Prior to signing the purchase agreement, the NorthPointe NVIT had $343 million in AUM in December 2006 and $440 million in AUM in July 2007. The day after Spangler became president, on July 1, 2008, Nationwide withdrew $260 million from NorthPointe's NVIT. This asset redemption reduced the capital base of the NorthPointe NVIT to $174 million. On the very same day, Nationwide invested $135 million into the new Nationwide Multi-Managed NVIT.

The new Nationwide Multi-Managed NVIT had no track record to which NorthPointe's performance could be compared, as the new fund had only existed for three months. Nationwide argued at trial that the transfer decision was based on comparative track records. The Court finds this claim to be disingenuous. Indeed, Hickey conceded that he could not compare the long-term performance of the Nationwide Multi-Managed NVIT to the NorthPointe NVIT. Hickey agreed that he could only review five months of performance for the Nationwide Multi-Managed NVIT.

The Court finds that Nationwide's redemption of funds from the NorthPointe NVIT was devastating to NorthPointe. More importantly, it was a breach of contract by Nationwide, as discussed below. This significant reduction in the NorthPointe NVIT directly and negatively impacted NorthPointe's viability and profitability. According to Professor Wermers, the forced redemption of $260 million was almost a "death toll" to the NorthPointe NVIT. [42] The declining asset base forced NorthPointe to cover its fixed fees, resulting in further loss. In addition, the Nationwide Multi-Managed NVIT's fees were waived and therefore had a lower expense ratio.[43] There was no way that the NorthPointe NVIT could compete with the Nationwide Multi-Managed NVIT under the circumstances engineered by Nationwide.

15. The "Meeting" on October 24, 2008

After the devastating NVIT asset redemption, NorthPointe was panicked and frantically sought a meeting with Nationwide. After months of requests for a meeting, Nationwide scheduled a meeting for October 24, 2008 in Pennsylvania. The NorthPointe individuals traveled to Pennsylvania from Michigan. The meeting lasted less than 15 minutes and the length and tenor of the meeting was representative of an entirely new and hostile relationship authored by Nationwide.

This relationship was completely different from NorthPointe's relationship with Nationwide under Hondros' and Grady's leadership.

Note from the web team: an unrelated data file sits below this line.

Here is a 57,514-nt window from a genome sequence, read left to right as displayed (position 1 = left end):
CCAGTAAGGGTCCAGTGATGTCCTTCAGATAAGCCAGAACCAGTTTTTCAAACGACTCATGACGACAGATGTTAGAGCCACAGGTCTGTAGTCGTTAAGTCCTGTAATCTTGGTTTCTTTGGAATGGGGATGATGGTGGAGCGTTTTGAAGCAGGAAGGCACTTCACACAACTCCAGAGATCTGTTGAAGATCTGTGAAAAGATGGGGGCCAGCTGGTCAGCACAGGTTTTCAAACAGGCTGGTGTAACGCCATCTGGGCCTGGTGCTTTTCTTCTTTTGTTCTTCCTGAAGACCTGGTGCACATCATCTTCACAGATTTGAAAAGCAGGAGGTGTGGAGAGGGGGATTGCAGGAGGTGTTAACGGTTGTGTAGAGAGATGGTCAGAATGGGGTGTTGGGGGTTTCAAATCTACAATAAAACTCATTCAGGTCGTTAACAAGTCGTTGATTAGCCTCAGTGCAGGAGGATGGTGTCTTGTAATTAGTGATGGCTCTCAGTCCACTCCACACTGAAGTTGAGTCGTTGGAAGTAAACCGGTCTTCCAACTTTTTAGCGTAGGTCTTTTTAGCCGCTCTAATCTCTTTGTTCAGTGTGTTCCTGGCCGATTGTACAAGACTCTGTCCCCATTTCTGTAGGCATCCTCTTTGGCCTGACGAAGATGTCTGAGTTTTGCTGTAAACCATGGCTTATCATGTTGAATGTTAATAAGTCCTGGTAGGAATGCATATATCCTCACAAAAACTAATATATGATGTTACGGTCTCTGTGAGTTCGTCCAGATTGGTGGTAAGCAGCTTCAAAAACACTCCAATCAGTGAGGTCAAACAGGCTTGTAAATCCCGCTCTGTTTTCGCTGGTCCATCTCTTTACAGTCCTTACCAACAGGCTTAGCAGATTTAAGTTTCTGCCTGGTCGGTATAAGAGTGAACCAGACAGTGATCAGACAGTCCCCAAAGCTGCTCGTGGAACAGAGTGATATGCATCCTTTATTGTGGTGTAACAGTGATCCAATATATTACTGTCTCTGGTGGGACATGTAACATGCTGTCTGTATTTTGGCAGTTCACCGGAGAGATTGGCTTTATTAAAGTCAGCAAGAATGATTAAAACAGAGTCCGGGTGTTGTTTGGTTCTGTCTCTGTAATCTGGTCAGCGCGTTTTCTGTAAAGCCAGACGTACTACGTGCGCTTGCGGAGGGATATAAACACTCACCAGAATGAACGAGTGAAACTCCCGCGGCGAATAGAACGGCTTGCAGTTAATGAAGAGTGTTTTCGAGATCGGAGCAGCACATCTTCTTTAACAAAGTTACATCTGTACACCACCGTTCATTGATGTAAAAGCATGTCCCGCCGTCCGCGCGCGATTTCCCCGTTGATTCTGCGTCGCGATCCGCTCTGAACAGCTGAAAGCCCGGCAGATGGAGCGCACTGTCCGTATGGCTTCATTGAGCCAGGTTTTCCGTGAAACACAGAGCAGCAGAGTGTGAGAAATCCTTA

16. Nationwide's November 25, 2008 Termination Letter

By letter dated November 25, 2008, Nationwide addressed six of the seven NorthPointe funds.[44] Specifically, the letter informed NorthPointe that Nationwide was recommending to the Board that NorthPointe be terminated as subadvisor of the (i) Nationwide Micro Cap Equity Fund, (ii) Nationwide Mid Cap Growth Fund, (iii) NorthPointe Small Cap Growth Fund, and (iv) NorthPointe Small Cap Fund. The letter also stated that Nationwide recommended the merger of the NorthPointe NVIT with the Nationwide Multi-Managed NVIT. Finally, the letter stated that Nationwide was exploring alternative options for the Nationwide Value Opportunities Fund.

In recommending termination of the four funds, Nationwide claimed, among other things, that the performance of these funds was in the bottom quartile of their respective peer groups, that they were in the bottom third of their peer groups over a period of three consecutive years, and that some of the funds had underperformed their benchmarks. Nationwide stated that the underperformance failed to meet "Nationwide Standards."[45]

The timing of Nationwide's notice to NorthPointe was harmful to NorthPointe's interests and the interests of its institutional clients. The letter was sent late on a Friday afternoon, two days after the Board meeting, and after NorthPointe was closed for the day. In the meantime, and prior to notifying NorthPointe, Nationwide had already notified the SEC that these funds were being closed. As a result, NorthPointe's institutional clients could not make required deposits to their own accounts. The timing of Nationwide's actions denied these NorthPointe clients the opportunity to change their deposits in a timely manner. Discovery during the litigation revealed that even certain people within Nationwide's own organization took issue with the timing by Nationwide. As noted below, the timing of Nationwide's actions and Nationwide's failure to give proper notice to NorthPointe was a breach of the covenant of good faith and fair dealing and directly interfered with the viability of NorthPointe's business.

17.June 18, 2009 Termination of the Nationwide Value Opportunities Fund

Six months after the November 25, 2008 notice of termination of four funds, Nationwide's Board decided also to terminate the Nationwide Value Opportunities Fund. The Board's decision was reported to Hayden by letter dated June 18, 2009 in which Spangler notified NorthPointe that Nationwide was terminating the Nationwide Value Opportunities Fund.[46]

18.Merger of NorthPointe NVIT with Nationwide Multi-Managed NVIT

The NorthPointe NVIT was merged with the Nationwide Multi-Managed NVIT on February 6, 2009. Incredibly, Nationwide's stated reasoning was that NorthPointe had lost a substantial portion of its assets. This was disingenuous at best and completely failed to acknowledge Nationwide's own role when it raided NorthPointe's NVIT to fund the Nationwide Multi-Managed NVIT.

19.Ibbottson Did Not Direct Nationwide's Decision-Making